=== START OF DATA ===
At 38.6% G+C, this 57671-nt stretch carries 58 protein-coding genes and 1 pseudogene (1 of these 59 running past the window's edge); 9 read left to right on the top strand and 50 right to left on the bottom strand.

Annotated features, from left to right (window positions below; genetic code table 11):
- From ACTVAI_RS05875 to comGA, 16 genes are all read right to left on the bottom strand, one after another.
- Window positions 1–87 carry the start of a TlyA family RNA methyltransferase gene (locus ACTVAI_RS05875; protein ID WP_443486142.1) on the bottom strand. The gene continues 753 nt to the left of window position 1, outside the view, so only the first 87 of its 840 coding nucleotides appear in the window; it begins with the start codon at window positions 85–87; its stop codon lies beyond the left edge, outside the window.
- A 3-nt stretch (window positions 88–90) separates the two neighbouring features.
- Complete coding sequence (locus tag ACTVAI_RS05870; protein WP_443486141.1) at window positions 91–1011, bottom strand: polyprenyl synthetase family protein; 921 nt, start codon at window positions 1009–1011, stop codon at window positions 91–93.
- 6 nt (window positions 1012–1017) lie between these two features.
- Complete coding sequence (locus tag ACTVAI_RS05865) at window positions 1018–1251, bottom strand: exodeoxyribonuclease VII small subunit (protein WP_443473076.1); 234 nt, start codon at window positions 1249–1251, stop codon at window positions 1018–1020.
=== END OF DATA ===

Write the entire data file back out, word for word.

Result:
At 38.6% G+C, this 57671-nt stretch carries 58 protein-coding genes and 1 pseudogene (1 of these 59 running past the window's edge); 9 read left to right on the top strand and 50 right to left on the bottom strand.

Annotated features, from left to right (window positions below; genetic code table 11):
- From ACTVAI_RS05875 to comGA, 16 genes are all read right to left on the bottom strand, one after another.
- Window positions 1–87 carry the start of a TlyA family RNA methyltransferase gene (locus ACTVAI_RS05875; protein ID WP_443486142.1) on the bottom strand. The gene continues 753 nt to the left of window position 1, outside the view, so only the first 87 of its 840 coding nucleotides appear in the window; it begins with the start codon at window positions 85–87; its stop codon lies beyond the left edge, outside the window.
- A 3-nt stretch (window positions 88–90) separates the two neighbouring features.
- Complete coding sequence (locus tag ACTVAI_RS05870; protein WP_443486141.1) at window positions 91–1011, bottom strand: polyprenyl synthetase family protein; 921 nt, start codon at window positions 1009–1011, stop codon at window positions 91–93.
- 6 nt (window positions 1012–1017) lie between these two features.
- Complete coding sequence (locus tag ACTVAI_RS05865) at window positions 1018–1251, bottom strand: exodeoxyribonuclease VII small subunit (protein WP_443473076.1); 234 nt, start codon at window positions 1249–1251, stop codon at window positions 1018–1020.